The evolution of the National Black Chamber of Commerce – Part 3
Beyond the Rhetoric
Harry C. Alford & Kay DeBow ow contribuor | 7/11/2019, midnight
My adult life was off to a great start. I was a football star and educated from a Big Ten university (Wisconsin) with leadership training and experience as an Army officer. Sales management in a Fortune 100 company was a natural for me. I just loved it and all the perks that came with it. My family friends feared I was becoming a womanizer. They were right!
Corporate assignments carried me to various markets. Procter & Gamble and Johnson & Johnson trained me well and placed me in Toledo, Detroit (twice), Chicago, Buffalo and Albany, New York. I never would return to California and that was fine with me. What I liked most about my duties were recruiting and training young Black professionals. Secondly, I enjoyed great public relations with my clients who were basically supermarket managers and later department store executives.
My motto was “I can sell fly swatters on a street corner in Chicago during the month of February.” More importantly, I could train people to do the same thing. I hired young Blacks who were brought up in urban America and a little rough around the edges. Soon they would morph into corporate executives.
With Johnson & Johnson I was assigned to the disposable diaper division. Our competition were Procter & Gamble’s Pampers and Huggies made by Kimberly Clark. I would be transferred into a specific market and take the numbers for J&J skyward. For example, I knew the Detroit market like the back of my hand. It was where I started my sales management career.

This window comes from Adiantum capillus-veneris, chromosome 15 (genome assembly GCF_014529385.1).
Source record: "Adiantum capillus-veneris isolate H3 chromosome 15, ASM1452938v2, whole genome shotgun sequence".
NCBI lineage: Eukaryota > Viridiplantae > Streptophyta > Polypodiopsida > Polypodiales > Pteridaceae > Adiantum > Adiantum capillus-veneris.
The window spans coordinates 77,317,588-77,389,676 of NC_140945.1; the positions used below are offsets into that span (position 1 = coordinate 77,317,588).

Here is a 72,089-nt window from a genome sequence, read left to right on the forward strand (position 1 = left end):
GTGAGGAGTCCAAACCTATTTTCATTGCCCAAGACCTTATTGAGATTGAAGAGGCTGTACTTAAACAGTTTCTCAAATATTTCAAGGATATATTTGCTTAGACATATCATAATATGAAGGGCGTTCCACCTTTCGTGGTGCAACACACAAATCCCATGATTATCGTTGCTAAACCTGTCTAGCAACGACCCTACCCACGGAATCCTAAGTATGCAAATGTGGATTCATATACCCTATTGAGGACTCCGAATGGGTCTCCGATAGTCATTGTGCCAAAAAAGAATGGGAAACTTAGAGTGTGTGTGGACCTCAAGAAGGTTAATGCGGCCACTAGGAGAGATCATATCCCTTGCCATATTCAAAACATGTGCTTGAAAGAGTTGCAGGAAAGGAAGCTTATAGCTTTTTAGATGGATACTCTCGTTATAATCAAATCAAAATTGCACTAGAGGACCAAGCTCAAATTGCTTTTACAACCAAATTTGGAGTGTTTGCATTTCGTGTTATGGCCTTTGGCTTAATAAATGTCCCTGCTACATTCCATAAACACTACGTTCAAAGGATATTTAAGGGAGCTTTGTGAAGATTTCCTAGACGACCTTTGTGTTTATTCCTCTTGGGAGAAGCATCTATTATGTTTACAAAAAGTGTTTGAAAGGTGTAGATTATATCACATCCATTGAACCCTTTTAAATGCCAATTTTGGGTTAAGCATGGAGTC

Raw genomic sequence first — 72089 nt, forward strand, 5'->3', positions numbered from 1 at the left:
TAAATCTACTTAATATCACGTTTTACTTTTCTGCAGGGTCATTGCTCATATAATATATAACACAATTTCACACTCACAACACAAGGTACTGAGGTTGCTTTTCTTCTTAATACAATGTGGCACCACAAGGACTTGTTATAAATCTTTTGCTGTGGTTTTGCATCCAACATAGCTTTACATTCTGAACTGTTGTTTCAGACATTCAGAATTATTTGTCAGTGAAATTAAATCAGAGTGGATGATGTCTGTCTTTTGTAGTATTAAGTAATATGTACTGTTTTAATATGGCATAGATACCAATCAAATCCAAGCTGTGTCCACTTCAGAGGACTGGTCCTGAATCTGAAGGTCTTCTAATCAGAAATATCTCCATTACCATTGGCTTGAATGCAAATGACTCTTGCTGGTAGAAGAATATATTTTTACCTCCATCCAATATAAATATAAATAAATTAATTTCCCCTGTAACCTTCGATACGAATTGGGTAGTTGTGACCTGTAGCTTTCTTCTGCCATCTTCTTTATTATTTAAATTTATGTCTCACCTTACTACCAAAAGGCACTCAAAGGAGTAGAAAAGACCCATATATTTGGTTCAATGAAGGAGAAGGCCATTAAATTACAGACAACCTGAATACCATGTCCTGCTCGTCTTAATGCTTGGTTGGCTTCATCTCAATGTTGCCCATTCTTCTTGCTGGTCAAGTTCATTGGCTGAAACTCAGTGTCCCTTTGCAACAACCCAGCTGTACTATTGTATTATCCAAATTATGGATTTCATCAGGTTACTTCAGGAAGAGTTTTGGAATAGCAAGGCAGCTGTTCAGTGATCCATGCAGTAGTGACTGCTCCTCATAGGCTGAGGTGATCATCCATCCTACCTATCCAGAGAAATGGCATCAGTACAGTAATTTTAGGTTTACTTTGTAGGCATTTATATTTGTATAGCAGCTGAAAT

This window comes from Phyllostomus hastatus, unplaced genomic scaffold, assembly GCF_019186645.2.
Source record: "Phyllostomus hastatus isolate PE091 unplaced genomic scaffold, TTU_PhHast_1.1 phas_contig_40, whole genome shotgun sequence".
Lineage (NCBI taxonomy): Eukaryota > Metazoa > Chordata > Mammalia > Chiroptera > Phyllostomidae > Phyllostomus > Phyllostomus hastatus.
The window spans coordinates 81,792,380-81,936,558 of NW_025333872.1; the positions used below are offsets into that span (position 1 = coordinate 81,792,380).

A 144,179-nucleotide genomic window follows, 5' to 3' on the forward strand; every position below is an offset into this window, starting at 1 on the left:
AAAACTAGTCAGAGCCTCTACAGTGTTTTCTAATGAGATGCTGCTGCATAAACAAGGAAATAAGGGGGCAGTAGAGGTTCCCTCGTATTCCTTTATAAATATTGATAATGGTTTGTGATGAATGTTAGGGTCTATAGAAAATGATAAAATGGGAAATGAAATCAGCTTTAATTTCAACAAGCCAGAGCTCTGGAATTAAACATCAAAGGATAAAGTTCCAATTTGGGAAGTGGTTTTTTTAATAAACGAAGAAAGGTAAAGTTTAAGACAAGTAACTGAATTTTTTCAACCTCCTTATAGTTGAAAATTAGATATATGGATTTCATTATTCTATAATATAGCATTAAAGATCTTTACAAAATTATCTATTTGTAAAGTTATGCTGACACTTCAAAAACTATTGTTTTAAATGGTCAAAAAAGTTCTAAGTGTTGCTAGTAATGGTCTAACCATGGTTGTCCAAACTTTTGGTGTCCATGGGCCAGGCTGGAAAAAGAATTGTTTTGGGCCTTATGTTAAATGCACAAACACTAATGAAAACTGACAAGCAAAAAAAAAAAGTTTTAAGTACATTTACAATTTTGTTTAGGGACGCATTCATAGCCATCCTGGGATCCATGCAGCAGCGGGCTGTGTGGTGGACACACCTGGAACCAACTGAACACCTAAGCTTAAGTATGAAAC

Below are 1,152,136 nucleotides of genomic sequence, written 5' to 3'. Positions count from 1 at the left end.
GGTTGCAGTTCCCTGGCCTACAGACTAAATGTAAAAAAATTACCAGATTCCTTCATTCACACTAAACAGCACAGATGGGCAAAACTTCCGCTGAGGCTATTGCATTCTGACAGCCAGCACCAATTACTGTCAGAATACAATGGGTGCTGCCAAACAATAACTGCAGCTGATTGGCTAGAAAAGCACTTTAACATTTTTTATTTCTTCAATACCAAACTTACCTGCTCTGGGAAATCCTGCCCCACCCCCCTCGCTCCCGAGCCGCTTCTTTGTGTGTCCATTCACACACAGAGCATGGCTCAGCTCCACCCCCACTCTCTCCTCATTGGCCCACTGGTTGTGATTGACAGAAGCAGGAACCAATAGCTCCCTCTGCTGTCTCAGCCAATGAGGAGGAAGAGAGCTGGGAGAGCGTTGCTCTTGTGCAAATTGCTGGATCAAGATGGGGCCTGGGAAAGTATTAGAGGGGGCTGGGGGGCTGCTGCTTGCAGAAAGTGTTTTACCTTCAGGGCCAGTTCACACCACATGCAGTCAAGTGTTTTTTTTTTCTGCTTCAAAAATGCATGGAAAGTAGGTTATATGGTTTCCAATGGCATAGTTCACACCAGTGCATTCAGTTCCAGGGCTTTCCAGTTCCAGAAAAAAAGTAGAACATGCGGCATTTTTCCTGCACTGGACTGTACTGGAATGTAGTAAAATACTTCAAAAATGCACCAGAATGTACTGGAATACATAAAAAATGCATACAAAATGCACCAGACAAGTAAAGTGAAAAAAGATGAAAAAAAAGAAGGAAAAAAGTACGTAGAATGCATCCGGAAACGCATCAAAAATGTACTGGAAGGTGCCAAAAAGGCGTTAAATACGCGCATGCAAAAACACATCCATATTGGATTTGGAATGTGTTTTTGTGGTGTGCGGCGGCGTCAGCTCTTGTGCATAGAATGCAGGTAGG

After blazing a trail in Chicago and then Buffalo, they had me circle back to Detroit which was floundering in terms of market share. I beefed up my sales force with four dynamic “brothers” and one white who wore an Afro just like the rest of us. Nationally, J&J’s market share was 8 percent. Within two years I had Detroit’s market share at 40 percent. It was phenomenal!
It was about this time I started to realize that no matter how successful or promising a Black’s career in this business was going, there was an invisible “ceiling”. The demographics for Black managers in corporate America are about the same now as they were in 1980. There was only so far a Black professional was going to go in corporate America.
It became clear to me that the only road for success and happiness was entrepreneurism. My father once told me: “If you look at your uncles and aunts and older cousins you will notice that the only ones financially successful and really happy are the ones who own their own businesses. There is nothing better than being your own boss. Like Billie Holiday says, ‘God bless the child who has his own’.”
That would stay on my mind. One day I would make that move. God will give me the courage but until then I would continue what I was doing – selling and managing my “butt” off. Then one day, me and some of my sales reps were walking through Detroit’s metropolitan airport on our way to a sales conference in Dallas. I walked by one of my friends who asked me to come over to his lunch table and meet his new sales rep that he was training. Her name was Kay DeBow and within two minutes I could feel a “change” coming on my mind.